Previously, researchers from America, Canada and Britain reported in the journal Cell that vitamin K may have an effect on diabetes development via the vitamin K-dependant protein osteocalcin. The study with mice looked at genes that operate primarily in the bone cells that are linked to glucose metabolism.
By “knocking out” these genes in mice so that they could not function, the animals lacking a functional osteocalcin gene gained fat, showing that osteocalcin helps regulate the cells that produce insulin in the pancreas and release it into the bloodstream.
However, such a mechanism was dismissed by scientists from the Jean Mayer USDA Human Nutrition Research Center at Tufts University in 2008. Sarah Booth and co-workers noted that men in vitamin K group actually had less of the functional osteocalcin than men in the placebo group.
“It is plausible,” they stated in Diabetes Care (Vol. 31, pp. 2092-2096), “that vitamin K may improve insulin sensitivity through suppression of inflammation. In vivo and in vitro studies have shown that vitamin K reduced lipopolysaccharide-induced inflammation.
“More recently, it was reported that biochemical and dietary measures of vitamin K status were inversely associated with inflammatory markers in an observational study,” they said.
Beulens JW, van der A DL, Grobbee DE, Sluijs I, Spijkerman AM, van der Schouw YT. Dietary phylloquinone and menaquinones intake and risk of type 2 diabetes. Diabetes Care. 2010 April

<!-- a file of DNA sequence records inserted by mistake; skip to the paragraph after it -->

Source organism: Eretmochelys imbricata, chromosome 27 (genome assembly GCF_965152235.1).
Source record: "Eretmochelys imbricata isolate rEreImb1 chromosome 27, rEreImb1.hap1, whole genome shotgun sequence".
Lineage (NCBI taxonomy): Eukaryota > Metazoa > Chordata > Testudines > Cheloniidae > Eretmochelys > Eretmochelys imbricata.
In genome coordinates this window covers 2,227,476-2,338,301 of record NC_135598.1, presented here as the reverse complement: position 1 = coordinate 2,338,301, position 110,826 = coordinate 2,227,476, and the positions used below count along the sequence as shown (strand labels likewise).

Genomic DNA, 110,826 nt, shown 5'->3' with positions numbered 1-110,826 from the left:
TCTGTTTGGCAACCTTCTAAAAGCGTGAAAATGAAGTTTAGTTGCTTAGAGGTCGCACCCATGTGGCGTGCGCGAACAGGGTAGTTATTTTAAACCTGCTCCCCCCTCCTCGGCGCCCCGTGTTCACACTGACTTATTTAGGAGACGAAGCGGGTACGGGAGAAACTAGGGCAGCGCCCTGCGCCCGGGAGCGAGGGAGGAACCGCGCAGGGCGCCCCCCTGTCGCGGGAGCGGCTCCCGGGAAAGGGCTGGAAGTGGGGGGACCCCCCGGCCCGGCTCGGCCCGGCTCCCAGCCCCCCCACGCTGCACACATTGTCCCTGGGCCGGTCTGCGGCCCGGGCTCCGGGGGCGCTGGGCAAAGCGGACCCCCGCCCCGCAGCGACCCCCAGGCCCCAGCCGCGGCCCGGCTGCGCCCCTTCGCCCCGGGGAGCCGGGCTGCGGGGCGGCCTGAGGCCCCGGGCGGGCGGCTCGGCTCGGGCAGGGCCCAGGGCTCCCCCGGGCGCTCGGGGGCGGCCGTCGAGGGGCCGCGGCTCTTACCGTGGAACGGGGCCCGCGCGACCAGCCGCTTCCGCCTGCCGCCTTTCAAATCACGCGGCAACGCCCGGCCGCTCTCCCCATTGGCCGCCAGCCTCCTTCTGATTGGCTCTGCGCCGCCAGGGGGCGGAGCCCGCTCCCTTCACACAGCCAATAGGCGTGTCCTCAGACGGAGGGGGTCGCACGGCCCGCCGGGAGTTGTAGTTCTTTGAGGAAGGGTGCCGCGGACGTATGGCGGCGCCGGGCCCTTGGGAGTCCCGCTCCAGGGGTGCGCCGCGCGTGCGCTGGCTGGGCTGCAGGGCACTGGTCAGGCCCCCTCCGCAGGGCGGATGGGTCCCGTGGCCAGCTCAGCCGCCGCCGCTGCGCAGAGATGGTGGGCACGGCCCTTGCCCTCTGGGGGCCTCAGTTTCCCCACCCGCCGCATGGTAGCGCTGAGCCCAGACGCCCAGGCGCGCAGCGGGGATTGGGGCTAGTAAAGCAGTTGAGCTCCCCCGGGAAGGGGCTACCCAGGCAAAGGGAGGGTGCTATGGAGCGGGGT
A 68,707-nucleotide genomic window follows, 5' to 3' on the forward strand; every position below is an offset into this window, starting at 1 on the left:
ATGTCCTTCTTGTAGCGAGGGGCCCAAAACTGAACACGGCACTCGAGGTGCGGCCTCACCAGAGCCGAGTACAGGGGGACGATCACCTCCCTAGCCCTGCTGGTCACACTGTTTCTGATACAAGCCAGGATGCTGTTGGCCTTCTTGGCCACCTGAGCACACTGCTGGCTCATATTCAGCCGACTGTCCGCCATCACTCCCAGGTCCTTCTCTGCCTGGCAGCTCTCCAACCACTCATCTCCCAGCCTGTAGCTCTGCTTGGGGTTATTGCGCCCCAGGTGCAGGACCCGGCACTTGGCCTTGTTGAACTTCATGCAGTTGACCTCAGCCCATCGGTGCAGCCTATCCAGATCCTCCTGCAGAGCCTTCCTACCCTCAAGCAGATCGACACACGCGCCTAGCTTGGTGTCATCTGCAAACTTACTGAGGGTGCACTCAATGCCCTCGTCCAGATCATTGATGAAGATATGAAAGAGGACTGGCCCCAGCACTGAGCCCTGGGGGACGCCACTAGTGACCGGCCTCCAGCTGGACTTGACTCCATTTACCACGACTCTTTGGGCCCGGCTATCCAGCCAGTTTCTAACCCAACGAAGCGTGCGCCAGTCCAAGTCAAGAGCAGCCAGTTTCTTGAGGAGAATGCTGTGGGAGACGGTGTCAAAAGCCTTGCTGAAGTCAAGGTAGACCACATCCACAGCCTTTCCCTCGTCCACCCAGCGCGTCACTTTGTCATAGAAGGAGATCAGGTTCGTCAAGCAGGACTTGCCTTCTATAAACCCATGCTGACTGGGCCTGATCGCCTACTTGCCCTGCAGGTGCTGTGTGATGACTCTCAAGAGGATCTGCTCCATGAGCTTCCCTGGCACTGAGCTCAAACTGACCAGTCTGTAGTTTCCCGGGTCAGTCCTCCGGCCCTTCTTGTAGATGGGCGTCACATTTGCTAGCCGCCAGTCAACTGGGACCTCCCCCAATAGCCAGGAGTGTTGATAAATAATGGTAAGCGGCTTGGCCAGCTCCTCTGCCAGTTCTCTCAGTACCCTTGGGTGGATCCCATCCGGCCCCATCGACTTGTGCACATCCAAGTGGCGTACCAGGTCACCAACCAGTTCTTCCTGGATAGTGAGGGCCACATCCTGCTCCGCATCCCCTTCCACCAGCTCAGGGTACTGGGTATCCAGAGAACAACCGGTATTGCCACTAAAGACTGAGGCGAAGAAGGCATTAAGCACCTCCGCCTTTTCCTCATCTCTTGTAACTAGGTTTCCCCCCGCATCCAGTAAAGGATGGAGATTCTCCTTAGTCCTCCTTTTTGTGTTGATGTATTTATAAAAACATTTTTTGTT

Related Entries: Master Enzyme Switch Deactivated In Chronic Fatigue Syndrome and Fibromyalgia
Cinnamon Provides Impressive Benefits for Blood Sugar, Heart Health, Inflammation and More
Gastric Bypass Nutritional Consequences
Toxic Mineral Linked with Bowel Inflammation, Mitochondrial Damage, and Alzheimer’s
Magnesium and Vitamin B1 - Team Players Needed for Brain, Muscles, Metabolism, and More
Vitamin B1 / Thiamin - Are you getting enough?
H. Pylori and Autoimmune Link
Common Medications That Rob the Body of Nutrients
The Many Faces of Gluten Intolerance
Supplement Quality - Are You Getting What’s On the Label?
Statin Drugs Cause Atherosclerosis and Heart Failure
Heart Disease and Depression: A Two Way Street
Broken Heart Syndrome
Ten Things that Interfere with Thyroid Function
Vaccine Injury with Chronic Fatigue Syndrome and Fibromyalgia
Bone Loss Caused by Thyroid Meds and Other Drugs
Five Key Tips for a Healthy 2015
Top Health Stories of 2014
Combat the Winter Blues
Carnosine – Amazing Benefits for Athletes, Heart, Brain, Eyes, and Diabetes
ADT Prostate Cancer Therapy Does More Harm Than Good
Musicians: A Note on Taking Care of the Body
Infections Linked to Autoimmune Thyroid Problems
Noni: Tropical Super Fruit – Powerful Support for the Immune System, Brain, Bones, and more
Enlarged Adenoids Linked with Food Allergies
Combat Ear Infections and Congestion Naturally
Glaucoma: Protecting Against a Silent, Devastating Disorder
Protect and Energize Your Immune System
GMOs, Roundup, and Sunscreen Linked with Diminished Brain Resiliency
Signs of Concussions and Mild Traumatic Brain Injury
Sleep – Molecular Clean Up Time for the Brain
Artificial Sweeteners Provoke High Risk for Diabetes